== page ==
I'm not a real expert in electronics but I'm going to start a new project that has completely captured me.

I need to drive a 12V pump with my Arduino Uno. The pump is "Dp0102" (12V, 0.7A). To power up the pump I wish to use an external switching power supply (12V - 88W) connected to a 12V relay and an optocoupler (maybe 4n35).

I was inspired by a project found on the web (Link), regarding driving a 12V fan. I would like to know whether it possible to modify and and use this circuit to drive a pump? Note that the fan's power consumption is about 1.2-1.7W but for the pump it is 8.4W. Should I use a transistor (instead of the optocoupler + 12V relay)? Can you help me choosing the right one?

  • \$\begingroup\$ What's the point of using an optocoupler with a relay as isolation comes as standard? \$\endgroup\$ Feb 1, 2015 at 22:00

2 Answers 2


The first choice to make is whether you want to switch the input to the 12 V power supply, or switch the 12 V to the pump. If the pump spends a lot of time off, then powering down everything is probably a good idea. The 12 V supply will take some idle current, which is a waste if the 12 V isn't used for long periods of time. On the other hand, if the pump is on a lot and is turned on and off a lot, it will be easier to switch the 12 V to the pump. You could then even run the microcontroller off of the 12V, perhaps even with a linear regulator if you can keep its current down.

To switch the line power into the power supply, a plain old relay would be the simplest choice. There are plenty of relays that can be controlled from 5V that are intended to switch line power. Your supply will take well under 1 A, so there will be a wide choice of relays.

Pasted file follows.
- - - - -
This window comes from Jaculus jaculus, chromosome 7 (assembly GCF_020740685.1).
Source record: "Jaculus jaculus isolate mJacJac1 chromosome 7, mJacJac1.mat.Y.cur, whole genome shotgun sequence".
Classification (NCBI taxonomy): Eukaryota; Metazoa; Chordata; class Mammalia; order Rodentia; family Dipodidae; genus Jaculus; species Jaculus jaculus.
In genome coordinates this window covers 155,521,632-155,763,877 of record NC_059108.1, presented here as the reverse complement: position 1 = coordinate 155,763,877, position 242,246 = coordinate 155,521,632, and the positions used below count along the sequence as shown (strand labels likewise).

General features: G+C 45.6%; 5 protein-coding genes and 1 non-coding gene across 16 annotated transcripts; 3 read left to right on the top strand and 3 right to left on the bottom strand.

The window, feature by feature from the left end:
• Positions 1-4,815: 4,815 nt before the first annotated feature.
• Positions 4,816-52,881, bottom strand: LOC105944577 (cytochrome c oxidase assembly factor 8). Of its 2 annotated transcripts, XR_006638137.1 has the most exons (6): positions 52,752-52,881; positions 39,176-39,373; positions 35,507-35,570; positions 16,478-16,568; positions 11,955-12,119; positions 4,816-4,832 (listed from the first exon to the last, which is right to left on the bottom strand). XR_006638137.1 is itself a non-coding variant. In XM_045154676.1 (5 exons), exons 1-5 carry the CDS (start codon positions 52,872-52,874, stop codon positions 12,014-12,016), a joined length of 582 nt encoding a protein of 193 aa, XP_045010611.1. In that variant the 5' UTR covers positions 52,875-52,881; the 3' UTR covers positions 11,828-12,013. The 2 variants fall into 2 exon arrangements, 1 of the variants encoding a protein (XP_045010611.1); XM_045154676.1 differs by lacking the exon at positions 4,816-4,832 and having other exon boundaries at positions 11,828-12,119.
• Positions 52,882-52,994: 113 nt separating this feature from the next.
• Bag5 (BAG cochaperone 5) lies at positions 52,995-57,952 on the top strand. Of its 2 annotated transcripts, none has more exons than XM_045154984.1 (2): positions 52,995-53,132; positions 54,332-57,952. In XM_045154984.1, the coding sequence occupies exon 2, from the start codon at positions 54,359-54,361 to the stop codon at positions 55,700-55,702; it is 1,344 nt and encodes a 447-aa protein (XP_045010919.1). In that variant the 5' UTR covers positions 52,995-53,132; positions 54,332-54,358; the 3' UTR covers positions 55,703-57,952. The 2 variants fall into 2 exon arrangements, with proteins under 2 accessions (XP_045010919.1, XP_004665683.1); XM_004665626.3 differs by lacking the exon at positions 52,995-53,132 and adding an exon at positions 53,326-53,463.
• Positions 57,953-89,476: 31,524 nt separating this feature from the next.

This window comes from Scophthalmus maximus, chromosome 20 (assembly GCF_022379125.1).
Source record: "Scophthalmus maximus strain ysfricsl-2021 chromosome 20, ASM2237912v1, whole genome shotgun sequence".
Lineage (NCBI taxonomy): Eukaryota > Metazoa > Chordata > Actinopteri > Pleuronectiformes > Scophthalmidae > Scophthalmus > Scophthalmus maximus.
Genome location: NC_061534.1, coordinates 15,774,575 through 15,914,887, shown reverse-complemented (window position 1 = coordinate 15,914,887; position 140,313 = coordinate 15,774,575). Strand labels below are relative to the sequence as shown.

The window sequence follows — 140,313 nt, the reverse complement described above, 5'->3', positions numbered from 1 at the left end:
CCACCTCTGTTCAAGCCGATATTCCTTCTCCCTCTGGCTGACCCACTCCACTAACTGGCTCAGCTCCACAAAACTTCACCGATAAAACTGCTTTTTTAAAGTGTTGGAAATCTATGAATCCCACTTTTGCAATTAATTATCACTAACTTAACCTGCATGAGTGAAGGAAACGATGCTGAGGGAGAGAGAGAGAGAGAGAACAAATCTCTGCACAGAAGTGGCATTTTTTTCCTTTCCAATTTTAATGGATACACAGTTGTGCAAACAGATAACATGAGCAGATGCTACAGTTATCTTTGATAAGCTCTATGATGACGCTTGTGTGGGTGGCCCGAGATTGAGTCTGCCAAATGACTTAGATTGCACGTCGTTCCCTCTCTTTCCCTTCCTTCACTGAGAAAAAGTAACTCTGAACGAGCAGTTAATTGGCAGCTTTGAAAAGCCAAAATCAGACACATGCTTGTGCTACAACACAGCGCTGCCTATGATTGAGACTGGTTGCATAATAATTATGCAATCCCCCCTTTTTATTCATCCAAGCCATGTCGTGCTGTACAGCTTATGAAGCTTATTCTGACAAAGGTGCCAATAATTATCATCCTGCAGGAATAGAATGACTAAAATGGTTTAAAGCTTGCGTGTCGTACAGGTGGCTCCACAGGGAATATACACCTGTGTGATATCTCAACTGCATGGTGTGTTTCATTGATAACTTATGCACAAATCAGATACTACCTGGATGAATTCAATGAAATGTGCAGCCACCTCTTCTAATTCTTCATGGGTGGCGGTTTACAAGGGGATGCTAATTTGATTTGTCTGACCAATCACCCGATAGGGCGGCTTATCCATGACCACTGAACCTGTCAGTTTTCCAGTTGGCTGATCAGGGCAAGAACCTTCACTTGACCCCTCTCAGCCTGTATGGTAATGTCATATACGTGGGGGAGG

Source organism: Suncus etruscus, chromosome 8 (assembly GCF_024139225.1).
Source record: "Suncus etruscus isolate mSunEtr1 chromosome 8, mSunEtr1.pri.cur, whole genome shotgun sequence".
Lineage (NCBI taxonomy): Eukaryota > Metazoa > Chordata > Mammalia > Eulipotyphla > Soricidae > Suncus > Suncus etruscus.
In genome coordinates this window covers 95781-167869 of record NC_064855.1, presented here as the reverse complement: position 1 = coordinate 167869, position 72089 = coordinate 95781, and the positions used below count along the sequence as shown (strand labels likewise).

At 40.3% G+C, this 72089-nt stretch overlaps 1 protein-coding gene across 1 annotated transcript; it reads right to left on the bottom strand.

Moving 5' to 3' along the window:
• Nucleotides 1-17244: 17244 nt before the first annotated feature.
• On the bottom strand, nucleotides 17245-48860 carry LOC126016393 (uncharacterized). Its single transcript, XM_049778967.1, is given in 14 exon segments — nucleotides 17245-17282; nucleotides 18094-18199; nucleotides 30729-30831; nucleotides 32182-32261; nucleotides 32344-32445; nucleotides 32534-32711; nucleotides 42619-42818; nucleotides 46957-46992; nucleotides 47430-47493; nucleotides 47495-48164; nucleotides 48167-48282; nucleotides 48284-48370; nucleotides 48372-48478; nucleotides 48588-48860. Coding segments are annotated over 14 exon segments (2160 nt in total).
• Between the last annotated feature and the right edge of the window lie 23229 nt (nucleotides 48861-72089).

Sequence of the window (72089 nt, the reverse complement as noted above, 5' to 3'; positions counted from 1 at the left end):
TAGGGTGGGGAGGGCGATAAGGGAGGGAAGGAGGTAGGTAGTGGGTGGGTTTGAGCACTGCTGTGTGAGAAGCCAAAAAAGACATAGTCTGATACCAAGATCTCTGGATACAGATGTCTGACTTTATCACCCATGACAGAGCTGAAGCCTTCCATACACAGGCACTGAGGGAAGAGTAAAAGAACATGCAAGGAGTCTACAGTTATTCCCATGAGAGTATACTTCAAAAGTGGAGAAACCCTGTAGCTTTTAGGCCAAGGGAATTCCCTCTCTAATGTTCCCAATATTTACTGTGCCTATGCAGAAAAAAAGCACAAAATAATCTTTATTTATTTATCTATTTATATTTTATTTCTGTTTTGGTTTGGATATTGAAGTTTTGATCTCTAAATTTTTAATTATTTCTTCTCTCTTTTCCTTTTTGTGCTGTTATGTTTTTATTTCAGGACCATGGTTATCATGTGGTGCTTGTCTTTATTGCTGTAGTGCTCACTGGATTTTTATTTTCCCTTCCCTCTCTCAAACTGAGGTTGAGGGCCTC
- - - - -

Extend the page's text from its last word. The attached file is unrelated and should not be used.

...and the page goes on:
To switch the 12 V power to the pump, I'd probably use a transistor as a low side switch. Since the 12 V is already isolated from the line, you can tie the - side of the 12 V supply to the processor ground and use a direct connection. Lots of stuff can switch 1 A at 12 V. Here is a simple circuit:

  • \$\begingroup\$ Hi Olin! Thank you very much for your fast and clear reply! It's fantastic. Can I ask you one more thing: What software did you use to draw your circuit?? (I'm newbie... I know!) \$\endgroup\$
    – 8bit_Biker
    Feb 13, 2013 at 14:30
  • \$\begingroup\$ @8bit: I used Eagle, exported the schematic to a image file at 600 DPI and with the monochrome option, then shrunk it 5x to post it here. Since I post schematics here a lot, I have a script that takes the raw Eagle output image and does the shrinking and converting to gray scale GIF for posting here. \$\endgroup\$ Feb 13, 2013 at 14:55

Here's a circuit you could try: -

enter image description here

The MCU drives the BJT which in turn switches-on a P channel FET. When drive is removed to the BJT, the motor switches off. The diode across the motor is to protect against back-emfs when the motor feed is removed.

A simpler (non ground referenced) circuit that can be used is this: -

enter image description here

The picture shows a 5V supply but it can run from 12V - note the diode across the motor again.

Decisions There are a couple of things you have to decide. Firstly and importantly, do you need to reverse the direction of the motor? If you do then if it is your first project in this area, maybe relays are the choice - they lend themselves for being wired as motor reverse circuits BUT, you could find an IC or circuit that performs what is known as a "H bridge". It uses transistors like relay contacts and works fine for motor reversing.

You also need to decide what your motor power requirements are so that you can pick the transistor that is able to deliver the power to your motor most efficiently without getting hot and frying.

moderator's note: This answer had arrived to this thread as a result of a merge.


Your Answer

By clicking “Post Your Answer”, you agree to our terms of service and acknowledge that you have read and understand our privacy policy and code of conduct.

Not the answer you're looking for? Browse other questions tagged or ask your own question.